The effect of surface immobilized bisphosphonates on the fixation of hydroxyapatite-coated titanium implants in ovariectomized rats
Immobilized bisphosphonates (BPs) have been introduced to improve implant fixation, however, no information could be found about the efficiency of this approach in osteoporotic bone. This study was designed to evaluate the bone response to surface immobilized BPs on implants inserted in tibiae of ovariectomized (OVX) rats. Three months after bilateral ovariectomy, 40 rats were randomly assigned into four groups for implantation of hydroxyapatite-coated titanium implants with or without immobilized BPs: (1) control group (without BP treatments); (2) pamidronate (PAM) group (1 mg/ml of PAM immersing); (3) ibandronate group (1 mg/ml of ibandronate immersing); and (4) zoledronic acid (ZOL) group (1 mg/ml of ZOL immersing). After implantation periods of 3 months, the peri-implant–bone density, trabecular microstructure, bone–implant interface and mechanical fixation of implants were evaluated by dual energy X-ray absorptiometry, micro-computed tomography, histology and push-out test. We found that three BPs triggered pronounced bone–implant integration and early bone formation around implants in OVX rats, with a rank order of ZOL > ibandronate > PAM. These results provide new evidence that immobilized BPs have positive effects on implant fixation in osteoporotic bone, in addition to their well-documented potency to inhibit implant loosening in normal bone.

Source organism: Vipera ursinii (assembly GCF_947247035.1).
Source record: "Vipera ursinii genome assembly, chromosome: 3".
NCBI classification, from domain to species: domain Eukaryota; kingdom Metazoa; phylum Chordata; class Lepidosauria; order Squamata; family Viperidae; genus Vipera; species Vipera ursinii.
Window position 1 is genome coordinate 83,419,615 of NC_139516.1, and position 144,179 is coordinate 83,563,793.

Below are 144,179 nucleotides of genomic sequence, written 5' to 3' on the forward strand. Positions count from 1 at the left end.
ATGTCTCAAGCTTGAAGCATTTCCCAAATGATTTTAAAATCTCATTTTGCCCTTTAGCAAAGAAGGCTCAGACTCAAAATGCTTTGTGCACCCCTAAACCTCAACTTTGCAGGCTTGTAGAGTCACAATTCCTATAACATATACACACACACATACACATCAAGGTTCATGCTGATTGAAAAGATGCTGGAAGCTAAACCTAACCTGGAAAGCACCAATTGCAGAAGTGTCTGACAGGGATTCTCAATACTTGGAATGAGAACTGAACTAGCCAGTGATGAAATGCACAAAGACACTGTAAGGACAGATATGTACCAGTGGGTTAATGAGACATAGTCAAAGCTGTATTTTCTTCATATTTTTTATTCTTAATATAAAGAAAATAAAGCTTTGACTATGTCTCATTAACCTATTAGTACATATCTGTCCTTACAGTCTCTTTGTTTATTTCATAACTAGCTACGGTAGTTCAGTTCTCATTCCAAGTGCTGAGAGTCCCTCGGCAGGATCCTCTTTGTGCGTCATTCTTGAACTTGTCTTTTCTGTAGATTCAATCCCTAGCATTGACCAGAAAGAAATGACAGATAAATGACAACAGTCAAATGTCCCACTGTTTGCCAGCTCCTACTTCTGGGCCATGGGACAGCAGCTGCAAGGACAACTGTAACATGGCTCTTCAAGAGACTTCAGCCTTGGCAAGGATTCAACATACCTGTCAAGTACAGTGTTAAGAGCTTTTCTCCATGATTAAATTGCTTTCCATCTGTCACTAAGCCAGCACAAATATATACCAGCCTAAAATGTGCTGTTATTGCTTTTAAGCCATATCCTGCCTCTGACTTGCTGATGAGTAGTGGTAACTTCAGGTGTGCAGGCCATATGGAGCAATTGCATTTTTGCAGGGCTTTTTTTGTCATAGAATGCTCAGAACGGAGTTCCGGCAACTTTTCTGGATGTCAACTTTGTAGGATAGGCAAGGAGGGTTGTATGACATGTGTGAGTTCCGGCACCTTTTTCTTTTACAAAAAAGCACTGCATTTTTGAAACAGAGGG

Journal: Biomaterials - Volume 30, Issue 9, March 2009, Pages 1790–1796